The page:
Paediatric Physical Therapy
How does a Child need physiotherapy?
Optimal physical development is vital for your child’s physical and mental growth, general health and well-being.
Babies and children love moving! Children learn about themselves and their environment through movement. The ability not only to move, but to move as well as possible
There are numerous childhood conditions which can affect a child’s physical abilities. These conditions can be congenital (the child is born with them) or acquired, they can be severe or minor and they can be long or short term in nature. Whatever the condition it may reduce a child’s ability to move freely and well.
Poor movement may lead to poor physical development, impaired learning and a lack of self-confidence.
CDC,Apollo Gleneagles Hospital, Kolkata ,India
To help children with special needs live their lives fully
Providing a healing environment and practice physiotherapy at highest possible level.
Exceeding child’s/parents expectations by providing highest quality care in a friendly and encouraging environment.
I believe working closely with child and his or her family to provide both treatment and ongoing education.
I believe in the great benefit of early intervention and in making therapy a positive experience for the child.
Normal Milestones and Worrying Signs
Identify your Child’s symptoms
From birth – 3 months
Characterized by adaptation to the new environment- baby needs to learn a different way of moving to cope with the life outside uterus. Birth is merely an interruption, but there are now new factors that influence movement, namely, gravity, sound and light.
At the end of the first trimester:
# has established his midline and can keep his head in the midline
# can move his head away from midline and bring it back to midline, i.e has some independent head movement.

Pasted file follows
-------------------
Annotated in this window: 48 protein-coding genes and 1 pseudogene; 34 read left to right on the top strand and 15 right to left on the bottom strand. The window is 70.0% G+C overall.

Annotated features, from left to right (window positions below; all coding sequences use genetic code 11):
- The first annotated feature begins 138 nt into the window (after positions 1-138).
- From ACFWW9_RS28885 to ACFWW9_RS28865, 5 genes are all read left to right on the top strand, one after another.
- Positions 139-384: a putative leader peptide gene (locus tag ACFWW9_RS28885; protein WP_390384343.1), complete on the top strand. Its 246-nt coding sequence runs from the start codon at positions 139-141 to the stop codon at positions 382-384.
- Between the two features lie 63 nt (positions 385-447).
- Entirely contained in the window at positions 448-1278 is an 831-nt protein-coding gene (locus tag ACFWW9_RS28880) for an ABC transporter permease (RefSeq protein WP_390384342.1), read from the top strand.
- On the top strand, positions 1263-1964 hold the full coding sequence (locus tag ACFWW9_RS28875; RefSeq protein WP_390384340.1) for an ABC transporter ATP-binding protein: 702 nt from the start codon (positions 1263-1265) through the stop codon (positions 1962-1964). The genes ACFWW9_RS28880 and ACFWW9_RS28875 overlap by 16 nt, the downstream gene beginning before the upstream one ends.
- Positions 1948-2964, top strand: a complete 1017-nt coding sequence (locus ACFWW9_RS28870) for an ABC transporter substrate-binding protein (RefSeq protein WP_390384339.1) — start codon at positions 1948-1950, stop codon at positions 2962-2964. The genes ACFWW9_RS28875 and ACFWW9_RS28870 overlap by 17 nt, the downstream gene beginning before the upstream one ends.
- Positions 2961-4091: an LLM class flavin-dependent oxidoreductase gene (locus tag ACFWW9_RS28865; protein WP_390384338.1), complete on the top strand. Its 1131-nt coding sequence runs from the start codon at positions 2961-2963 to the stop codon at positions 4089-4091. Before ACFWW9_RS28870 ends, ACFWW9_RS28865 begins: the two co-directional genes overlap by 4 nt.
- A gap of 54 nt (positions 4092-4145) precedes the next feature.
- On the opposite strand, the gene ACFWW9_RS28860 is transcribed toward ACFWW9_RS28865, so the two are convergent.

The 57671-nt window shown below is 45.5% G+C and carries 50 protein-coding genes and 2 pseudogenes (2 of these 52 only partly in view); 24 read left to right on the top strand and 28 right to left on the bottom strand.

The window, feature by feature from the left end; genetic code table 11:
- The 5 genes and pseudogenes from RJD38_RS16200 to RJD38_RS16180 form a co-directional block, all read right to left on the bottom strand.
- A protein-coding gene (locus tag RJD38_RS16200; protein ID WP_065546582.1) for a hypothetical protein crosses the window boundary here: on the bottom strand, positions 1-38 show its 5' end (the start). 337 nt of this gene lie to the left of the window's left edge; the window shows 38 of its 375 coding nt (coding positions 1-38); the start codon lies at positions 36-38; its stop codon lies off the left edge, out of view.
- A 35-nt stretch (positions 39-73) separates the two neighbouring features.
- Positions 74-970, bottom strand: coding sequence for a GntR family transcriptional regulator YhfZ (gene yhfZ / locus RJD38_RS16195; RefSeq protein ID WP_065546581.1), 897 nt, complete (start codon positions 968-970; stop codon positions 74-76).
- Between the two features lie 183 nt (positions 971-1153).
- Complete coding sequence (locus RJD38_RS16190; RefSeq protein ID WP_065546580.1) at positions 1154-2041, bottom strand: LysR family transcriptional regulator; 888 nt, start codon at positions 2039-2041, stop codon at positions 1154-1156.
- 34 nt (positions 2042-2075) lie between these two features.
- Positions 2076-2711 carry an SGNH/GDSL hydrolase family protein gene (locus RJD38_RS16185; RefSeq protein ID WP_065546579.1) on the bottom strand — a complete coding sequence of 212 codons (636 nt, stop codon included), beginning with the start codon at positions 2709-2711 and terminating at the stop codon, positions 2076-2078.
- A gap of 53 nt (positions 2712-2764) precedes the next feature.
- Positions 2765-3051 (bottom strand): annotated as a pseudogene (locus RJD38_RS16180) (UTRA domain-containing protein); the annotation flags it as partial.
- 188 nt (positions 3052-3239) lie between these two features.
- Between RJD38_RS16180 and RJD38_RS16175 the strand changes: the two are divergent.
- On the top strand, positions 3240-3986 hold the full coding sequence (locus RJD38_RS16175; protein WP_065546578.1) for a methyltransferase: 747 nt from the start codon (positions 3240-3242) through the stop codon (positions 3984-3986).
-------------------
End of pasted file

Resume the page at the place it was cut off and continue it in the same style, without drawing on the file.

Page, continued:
# Can bring his hands to midline and to his mouth
# In prone ,he can lift his head in the midline and take weight on his arms
# Has independent movements of knees ,ankles and toes
# Has firm grasp.
total pattern of flexion and extension with no distal isolated movements
Poor variety of movements
Head persistently turned to one side
Not bringing hand to midline or to the mouth
From 4 to 6 months
Characterized by the development of extension and flexion patterns of movement against gravity and the easy interaction between the two sides of his body, beginning of rotation, development of stability.
At the end a child should be able to:
In supine, get his hands to his feet
In prone, push himself up on the extended arms
Sit alone when propped
Lack of poor head control when propped in sitting
No reaching forward with the arms in supine
Not pushing up on the extended arms in prone
Not bringing legs up above the abdomen in supine
A pattern of adduction and internal rotation in the legs
Persistent moro reaction
Excessive floppiness or stiffness of limbs or trunk.
From 6 to 9 months
Characterized by mobility- getting off the surface against the gravity : locomotion sequences of movement and movement through space,at the end
Can sit independently
Starts to crawl
Begins to sequence movement and move in and out of sitting
Pulls to stand with support
No rolling, no rotation
No arm support
Unable to sit up from prone
No balance in sitting
From 9 to 12 months
Characterized by refinement of movement , gaining more dissociation and more selectivity, activity , greater variety of movement patterns
At the end of the fourth trimester a child should:
Cruises around furniture
Is developing balance in standing
Problem-solving in new situations
Movement is becoming more purposeful and functional movement is also well graded – even into gravity he makes more use of rotation and sequences of movement.
Not pulling to stand
Adducted legs in standing
Physiotherapy for Children? What’s involved?
As well as hands on treatment, advice, guidance and support is offered on how to include exercises into your child’s daily life aiming to enhance their overall well being and quality of life. Suggestions on appropriate footwear, orthotics (insoles, splints etc.), toys, home and school furniture and where necessary special needs equipment are also offered.